standards used to define appropriate conduct by criminal justice officials; and explores sanctions and laws governing inappropriate conduct. Prerequisite: C J 101, 223, 224, 225, 226 and junior standing
 
C J 311. Drugs and Society
This course is designed to deal with the use and abuse of drugs and alcohol, both legal and illegal. The etiology, social phenomena, psychological and physiological effects, and current modes of treatment within the criminal justice setting will be examined. Prerequisite: C J 101.
 
C J 312. Community Corrections
This course will focus on probation, parole and intermediate sanctions. Community corrections programs such as restitution, community service and
community-based drug treatment will be discussed. The course will examine the goals and importance of community corrections. Administration and staffing of these programs will also be explored. Prerequisite: C J 101 and 223.
 
C J 313. Race, Gender and Crime
The study of the dynamics of racial prejudice in the United States and how it affects the criminal justice system. The relationship between minority status and criminality and the interaction of minorities with criminal justice organizations will be analyzed. Characteristics of female offenders are surveyed and offender classification systems are reviewed for their relevance to understanding motivational and behavioral patterns of female offenders. This course will explore the response of police and court officials to women as victims of crimes and will examine employment opportunities for women and minorities in the criminal justice system. Prerequisite: C J 101 and 230; SOC 208. Fulfills the G ED requirement in Human Diversity.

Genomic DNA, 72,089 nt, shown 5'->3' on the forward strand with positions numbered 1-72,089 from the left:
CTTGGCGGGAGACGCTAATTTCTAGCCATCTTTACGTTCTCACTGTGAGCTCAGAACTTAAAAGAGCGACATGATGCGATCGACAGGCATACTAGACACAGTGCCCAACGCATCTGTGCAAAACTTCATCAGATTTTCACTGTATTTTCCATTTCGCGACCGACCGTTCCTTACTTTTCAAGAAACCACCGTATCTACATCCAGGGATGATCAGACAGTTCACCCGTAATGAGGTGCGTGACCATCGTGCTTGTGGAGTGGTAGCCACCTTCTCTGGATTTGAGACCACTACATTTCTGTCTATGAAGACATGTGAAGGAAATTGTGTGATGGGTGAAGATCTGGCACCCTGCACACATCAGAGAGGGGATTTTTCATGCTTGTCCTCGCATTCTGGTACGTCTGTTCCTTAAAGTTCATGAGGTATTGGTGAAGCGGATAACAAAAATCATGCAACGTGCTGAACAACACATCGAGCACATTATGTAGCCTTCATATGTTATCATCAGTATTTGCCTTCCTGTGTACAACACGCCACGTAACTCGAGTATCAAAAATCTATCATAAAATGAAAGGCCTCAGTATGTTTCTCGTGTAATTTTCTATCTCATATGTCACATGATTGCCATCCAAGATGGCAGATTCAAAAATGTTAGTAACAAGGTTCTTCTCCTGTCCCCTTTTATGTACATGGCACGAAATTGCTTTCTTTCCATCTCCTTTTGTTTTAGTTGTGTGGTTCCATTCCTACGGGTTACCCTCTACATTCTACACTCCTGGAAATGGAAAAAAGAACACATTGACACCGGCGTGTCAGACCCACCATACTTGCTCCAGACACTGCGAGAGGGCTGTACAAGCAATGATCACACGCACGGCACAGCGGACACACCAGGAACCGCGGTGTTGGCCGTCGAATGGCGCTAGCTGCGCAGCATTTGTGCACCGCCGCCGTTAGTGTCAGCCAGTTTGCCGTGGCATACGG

C J 314. Statistics for Professional Studies
This course is designed to instruct students in basic statistical concepts and statistical analysis. This course includes instruction on the computation, comprehension and interpretation of inferential statistics relating to Criminal Justice and other service professionals.
 
C J 315. Methodology
Introduction to the concepts and methods of social science research: the role of theory in research, forming hypotheses and questions, identifying variables, and gathering and analyzing statistical data. Emphasis will be on developing good writing skills, and using computers for basic statistical evaluation. This course meets the requirements of POSC 311 and SOC311. Prerequisite: junior classification and a grade of C in ENGL 102 and in PSYC 200 or CJ 314.
 
C J 320. Communications for Criminal Justice Professionals I
This course is designed to cover the issues related to the development of appropriate professional research techniques, document development, written and oral communications in the criminal justice system, law enforcement, courts, and corrections. Students will concentrate on the development of proper research skills involving professional and peer reviewed resources in various formats. The students will engage in a variety of criminal justice writing styles, including policy analysis, regulation creation, legislation development, and case studies. They will refine their utilization of a criminal justice style sheet. In addition to writing skills, attention will be given to the development of effective professional oral communication techniques in the areas of conversation, interviewing, sworn depositions, evidence, and expository speaking. Prerequisites: C J 223, 224, 226; also ENG 102 and COMM 100; all with a grade of “C” or better.